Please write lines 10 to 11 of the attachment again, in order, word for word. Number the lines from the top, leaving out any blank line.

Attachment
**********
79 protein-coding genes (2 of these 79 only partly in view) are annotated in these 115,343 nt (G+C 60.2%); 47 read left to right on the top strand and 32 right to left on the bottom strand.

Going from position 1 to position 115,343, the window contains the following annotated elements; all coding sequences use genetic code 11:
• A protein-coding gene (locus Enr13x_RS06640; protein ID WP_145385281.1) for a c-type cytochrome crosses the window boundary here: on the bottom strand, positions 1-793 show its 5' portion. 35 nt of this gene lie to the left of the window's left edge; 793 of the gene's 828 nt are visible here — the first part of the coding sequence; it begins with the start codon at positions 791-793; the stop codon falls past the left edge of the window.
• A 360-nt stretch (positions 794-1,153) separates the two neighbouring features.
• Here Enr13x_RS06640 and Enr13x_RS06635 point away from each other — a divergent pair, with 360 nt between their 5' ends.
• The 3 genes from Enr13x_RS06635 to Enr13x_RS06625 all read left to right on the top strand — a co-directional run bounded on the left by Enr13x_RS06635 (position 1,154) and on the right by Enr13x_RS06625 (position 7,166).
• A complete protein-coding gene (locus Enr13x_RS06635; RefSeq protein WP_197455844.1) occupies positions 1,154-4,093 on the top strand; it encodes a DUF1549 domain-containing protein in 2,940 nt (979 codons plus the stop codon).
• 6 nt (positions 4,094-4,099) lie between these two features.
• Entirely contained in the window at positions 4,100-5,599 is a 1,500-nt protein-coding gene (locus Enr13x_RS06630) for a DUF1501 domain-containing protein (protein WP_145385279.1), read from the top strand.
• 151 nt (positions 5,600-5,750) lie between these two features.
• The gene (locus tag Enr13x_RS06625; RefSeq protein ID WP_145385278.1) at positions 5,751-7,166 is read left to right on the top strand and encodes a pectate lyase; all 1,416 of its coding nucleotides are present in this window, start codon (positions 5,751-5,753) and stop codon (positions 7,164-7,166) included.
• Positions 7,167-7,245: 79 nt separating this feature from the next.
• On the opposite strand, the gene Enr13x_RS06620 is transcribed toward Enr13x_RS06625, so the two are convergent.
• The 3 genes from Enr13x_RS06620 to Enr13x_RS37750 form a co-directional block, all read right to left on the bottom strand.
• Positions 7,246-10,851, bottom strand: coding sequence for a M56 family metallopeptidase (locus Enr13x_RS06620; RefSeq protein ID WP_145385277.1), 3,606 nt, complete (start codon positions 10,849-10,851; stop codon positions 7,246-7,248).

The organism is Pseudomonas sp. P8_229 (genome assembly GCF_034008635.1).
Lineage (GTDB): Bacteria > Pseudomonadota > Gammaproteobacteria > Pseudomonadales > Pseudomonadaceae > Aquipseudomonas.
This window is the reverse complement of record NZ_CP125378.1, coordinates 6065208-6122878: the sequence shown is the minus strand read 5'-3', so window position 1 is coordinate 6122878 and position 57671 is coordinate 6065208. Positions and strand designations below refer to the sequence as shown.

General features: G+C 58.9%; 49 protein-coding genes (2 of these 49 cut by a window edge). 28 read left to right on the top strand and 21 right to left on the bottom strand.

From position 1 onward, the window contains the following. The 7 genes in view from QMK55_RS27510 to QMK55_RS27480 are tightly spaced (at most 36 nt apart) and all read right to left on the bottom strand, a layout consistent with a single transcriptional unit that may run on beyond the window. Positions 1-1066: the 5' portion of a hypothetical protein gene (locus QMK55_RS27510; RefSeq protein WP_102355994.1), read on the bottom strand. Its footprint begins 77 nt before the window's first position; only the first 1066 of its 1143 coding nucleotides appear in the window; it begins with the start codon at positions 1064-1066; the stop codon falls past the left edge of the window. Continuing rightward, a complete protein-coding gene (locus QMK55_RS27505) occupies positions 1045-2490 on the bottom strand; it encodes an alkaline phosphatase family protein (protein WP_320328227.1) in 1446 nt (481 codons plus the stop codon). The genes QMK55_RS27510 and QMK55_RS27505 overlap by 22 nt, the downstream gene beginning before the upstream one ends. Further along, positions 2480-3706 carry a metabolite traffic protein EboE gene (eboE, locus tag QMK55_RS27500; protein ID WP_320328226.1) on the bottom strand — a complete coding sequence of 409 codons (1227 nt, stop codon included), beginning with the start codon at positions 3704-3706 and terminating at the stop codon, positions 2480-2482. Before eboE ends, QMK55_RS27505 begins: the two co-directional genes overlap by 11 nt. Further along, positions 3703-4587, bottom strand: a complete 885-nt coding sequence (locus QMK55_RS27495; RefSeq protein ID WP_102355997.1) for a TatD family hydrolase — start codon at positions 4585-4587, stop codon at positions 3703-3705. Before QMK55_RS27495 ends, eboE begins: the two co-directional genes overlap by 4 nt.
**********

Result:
• 151 nt (positions 5,600-5,750) lie between these two features.
• The gene (locus tag Enr13x_RS06625; RefSeq protein ID WP_145385278.1) at positions 5,751-7,166 is read left to right on the top strand and encodes a pectate lyase; all 1,416 of its coding nucleotides are present in this window, start codon (positions 5,751-5,753) and stop codon (positions 7,164-7,166) included.